NO – a picture is NOT SPAM by itself. If somebody sends you a picture why would that be SPAM? SPAM is emails from people you do not know and typically either come from an impersonator or a “do-not-reply” email address.
Impersonation we can solve with sender verification such as SPF.
“Do-not-reply” is an oxymoron – why do you send me correspondence i cannot reply to – monologues are for soap boxes.
If an email from a friend goes to SPAM because it had a picture embedded the there’s something wrong with the filter.
When can we get to the day when WE decide what’s SPAM and what’s not – why do we have all these robotic filters making up our minds for us based upon such faulty logic?
Published May 22, 2008
Mobile Devices , Uncategorized , WrapMail
Tags: bulk, email, filter, junk, spam, spf, ube, unsolicited
SPAM or Unsolicited Bulk Email (UBE) is a common inconvenience for e-mail users. UBE-filters are supposed to catch problematic messages that the filter believes is unwanted for the end user. It would be an equivalent to having someone go through all your snail mail and then decide what you should get and what should go directly to trash. The UBE filters look for many different things such as key words, pictures, links and the combination thereof. The main problem with UBE is impersonation and the best solution on the market today is something called SPF (Sender Policy Framework), also known as Sender ID. SPF is a statement that resides in the domain record and ONLY the administrator of a domain can alter this statement, spammers can NOT! All leading UBE-filters look for the SPF statement and more and more emails are being deleted based upon the lack of such a statement.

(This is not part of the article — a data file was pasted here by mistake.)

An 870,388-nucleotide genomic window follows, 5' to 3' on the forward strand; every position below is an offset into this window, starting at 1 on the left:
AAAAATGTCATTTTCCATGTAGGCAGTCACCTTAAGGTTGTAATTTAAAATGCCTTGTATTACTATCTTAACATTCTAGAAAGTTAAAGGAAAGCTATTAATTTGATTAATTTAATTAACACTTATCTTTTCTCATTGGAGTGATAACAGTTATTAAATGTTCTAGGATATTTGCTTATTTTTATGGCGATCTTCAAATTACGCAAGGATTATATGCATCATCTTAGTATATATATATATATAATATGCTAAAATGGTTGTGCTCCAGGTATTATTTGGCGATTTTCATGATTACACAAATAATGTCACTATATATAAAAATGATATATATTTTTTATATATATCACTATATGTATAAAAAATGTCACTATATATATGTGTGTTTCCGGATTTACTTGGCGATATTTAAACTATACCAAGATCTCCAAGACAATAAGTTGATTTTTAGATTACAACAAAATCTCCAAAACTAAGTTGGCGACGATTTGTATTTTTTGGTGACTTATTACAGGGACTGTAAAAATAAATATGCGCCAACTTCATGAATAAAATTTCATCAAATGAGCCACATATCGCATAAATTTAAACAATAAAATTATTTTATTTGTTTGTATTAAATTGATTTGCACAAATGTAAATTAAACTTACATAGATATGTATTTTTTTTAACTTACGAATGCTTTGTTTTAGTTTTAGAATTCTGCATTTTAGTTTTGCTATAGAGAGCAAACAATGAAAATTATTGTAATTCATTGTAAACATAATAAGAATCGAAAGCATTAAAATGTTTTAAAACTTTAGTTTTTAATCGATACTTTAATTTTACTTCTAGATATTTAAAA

The UBE-filters normally have a setting to detect the SPF but if this is not turned on then emails with, for example, a logo in the signature or several links in the text might get deleted or sent to UBE folder even though the sender is known and accepted to/by the recipient.
SPF is CRUCIAL for everyone in the immediate future as the lack thereof will lead to more and more emails NOT being delivered to the intended recipient and this WITHOUT notice to the sender! The bottom line is that nothing is perfect and nobody should trust mail or email 100% and it is therefore just plain common sense to follow up on important emails (actually a good reason to touch base is to ask ”did you get my email?”)
The world is moving towards more pictures and links in emails and thus it becomes of the utmost importance to ”authorize” the sender which the SPF statement does. 90+% of all spam is impersonation, easily detected by verifying the sender. Furthermore most spam today does NOT contain pictures but just text.
If we only verified that the sender is authentic then why have any filters that look for anything else? If an authentic sender starts sending junk then the human recipient can easily put the sender on their junk list as opposed to leaving that decision to a filter that works off faulty logic.